Bates to screen ‘Shored Up,’ exploring the shoreline’s fate in the age of climate change
Described by The New York Times as “a thought-provoking documentary about the folly of shoreline construction in the Hurricane Sandy age,” the 2013 film Shored Up will be shown at 7 p.m. Monday, May 19, in Room G52, Pettengill Hall, 4 Andrews Road (Alumni Walk).
Presented at Bates by the film’s director, Ben Kalina, the screening is open to the public at no cost.
The event is sponsored by the Harward Center for Community Partnerships; the departments of geology, biology, economics and politics; the Program in Environmental Studies and the Division of Social Sciences; and the Purposeful Work Initiative at Bates.
For more information, please call 207-786-6400.
Shored Up asks tough questions about our coastal communities and our relationship to the land. What will a rising sea do to our homes, our businesses and the survival of our communities? Can we afford to pile enough sand on our shores to keep the ocean at bay?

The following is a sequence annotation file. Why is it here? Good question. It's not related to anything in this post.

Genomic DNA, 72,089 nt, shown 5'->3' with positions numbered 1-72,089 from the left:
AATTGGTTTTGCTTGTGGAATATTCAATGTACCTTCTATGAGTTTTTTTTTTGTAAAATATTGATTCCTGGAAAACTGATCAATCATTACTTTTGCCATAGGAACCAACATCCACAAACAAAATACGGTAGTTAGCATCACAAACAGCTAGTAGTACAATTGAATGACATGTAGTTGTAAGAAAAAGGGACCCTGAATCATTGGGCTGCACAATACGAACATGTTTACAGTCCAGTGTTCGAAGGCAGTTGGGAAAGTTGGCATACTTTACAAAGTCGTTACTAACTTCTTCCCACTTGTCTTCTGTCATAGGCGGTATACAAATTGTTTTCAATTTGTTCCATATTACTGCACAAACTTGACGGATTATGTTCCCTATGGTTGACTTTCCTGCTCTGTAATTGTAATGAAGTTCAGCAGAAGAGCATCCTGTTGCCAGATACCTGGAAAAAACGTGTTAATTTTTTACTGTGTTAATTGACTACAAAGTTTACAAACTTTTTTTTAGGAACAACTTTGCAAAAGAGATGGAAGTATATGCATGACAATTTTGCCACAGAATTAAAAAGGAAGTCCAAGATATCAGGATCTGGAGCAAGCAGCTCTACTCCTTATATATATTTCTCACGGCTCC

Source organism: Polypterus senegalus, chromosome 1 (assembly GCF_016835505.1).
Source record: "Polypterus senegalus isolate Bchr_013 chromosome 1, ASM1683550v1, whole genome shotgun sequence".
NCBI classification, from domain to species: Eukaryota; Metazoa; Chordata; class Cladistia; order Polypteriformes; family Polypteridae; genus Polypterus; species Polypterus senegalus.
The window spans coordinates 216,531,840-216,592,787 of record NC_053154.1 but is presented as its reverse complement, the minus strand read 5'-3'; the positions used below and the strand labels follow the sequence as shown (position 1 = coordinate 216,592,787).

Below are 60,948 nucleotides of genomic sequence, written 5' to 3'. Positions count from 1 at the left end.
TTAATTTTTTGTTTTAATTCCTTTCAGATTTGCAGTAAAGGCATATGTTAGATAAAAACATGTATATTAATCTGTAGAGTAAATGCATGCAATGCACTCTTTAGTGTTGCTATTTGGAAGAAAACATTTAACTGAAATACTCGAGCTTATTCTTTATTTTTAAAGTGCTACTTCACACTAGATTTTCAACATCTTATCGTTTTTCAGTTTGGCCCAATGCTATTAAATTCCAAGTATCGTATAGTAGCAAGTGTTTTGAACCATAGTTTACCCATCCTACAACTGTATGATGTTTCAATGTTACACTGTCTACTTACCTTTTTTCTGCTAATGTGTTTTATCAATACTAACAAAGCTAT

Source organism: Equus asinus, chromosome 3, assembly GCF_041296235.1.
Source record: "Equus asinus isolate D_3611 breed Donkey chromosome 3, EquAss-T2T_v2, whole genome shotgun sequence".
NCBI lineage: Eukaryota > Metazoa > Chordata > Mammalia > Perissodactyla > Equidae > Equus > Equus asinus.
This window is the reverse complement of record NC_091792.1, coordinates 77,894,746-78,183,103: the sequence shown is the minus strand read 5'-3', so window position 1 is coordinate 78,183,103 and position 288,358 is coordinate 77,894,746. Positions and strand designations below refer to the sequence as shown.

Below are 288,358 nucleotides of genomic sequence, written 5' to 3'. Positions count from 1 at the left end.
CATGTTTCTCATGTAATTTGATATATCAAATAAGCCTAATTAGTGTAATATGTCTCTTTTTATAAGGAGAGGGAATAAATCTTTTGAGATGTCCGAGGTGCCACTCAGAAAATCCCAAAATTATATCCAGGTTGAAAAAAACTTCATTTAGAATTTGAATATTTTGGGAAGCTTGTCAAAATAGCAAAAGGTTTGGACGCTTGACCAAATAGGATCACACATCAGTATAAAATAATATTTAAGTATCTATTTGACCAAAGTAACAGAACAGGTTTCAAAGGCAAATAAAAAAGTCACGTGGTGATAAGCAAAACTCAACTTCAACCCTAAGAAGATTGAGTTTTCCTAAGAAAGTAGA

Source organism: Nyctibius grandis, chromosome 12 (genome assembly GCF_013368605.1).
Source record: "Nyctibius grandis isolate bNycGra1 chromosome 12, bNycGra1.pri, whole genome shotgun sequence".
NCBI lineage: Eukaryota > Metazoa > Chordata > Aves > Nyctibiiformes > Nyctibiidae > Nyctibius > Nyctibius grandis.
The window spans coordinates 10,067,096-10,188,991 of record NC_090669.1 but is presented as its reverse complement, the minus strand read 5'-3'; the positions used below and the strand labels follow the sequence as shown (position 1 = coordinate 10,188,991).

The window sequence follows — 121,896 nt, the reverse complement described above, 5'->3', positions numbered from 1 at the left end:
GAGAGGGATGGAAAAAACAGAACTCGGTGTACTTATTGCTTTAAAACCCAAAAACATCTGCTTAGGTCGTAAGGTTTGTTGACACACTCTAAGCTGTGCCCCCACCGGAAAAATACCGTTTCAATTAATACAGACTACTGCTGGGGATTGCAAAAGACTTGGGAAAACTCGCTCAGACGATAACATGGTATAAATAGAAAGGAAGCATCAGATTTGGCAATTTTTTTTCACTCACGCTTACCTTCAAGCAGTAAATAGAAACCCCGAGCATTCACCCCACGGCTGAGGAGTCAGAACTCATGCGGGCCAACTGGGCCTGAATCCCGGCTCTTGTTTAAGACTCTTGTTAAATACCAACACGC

In Long Beach Island, N.J., and the Outer Banks of North Carolina, surfers, politicians, scientists and residents are racing to answer these questions. The film explores the political conflicts and personal stakes of communities along the shore, talking with scientists, politicians, residents and a wide range of experts to expose major shortcomings in coastal management and the immediate need for change.
Filmed over three years and culminating in the impact of Hurricane Sandy, the film becomes an eerie foretelling of the storm’s devastation and a witness to its dramatic aftermath. Shored Up is a look at what happens when we ignore the realities of geology in our drive to inhabit and profit from our coastlines.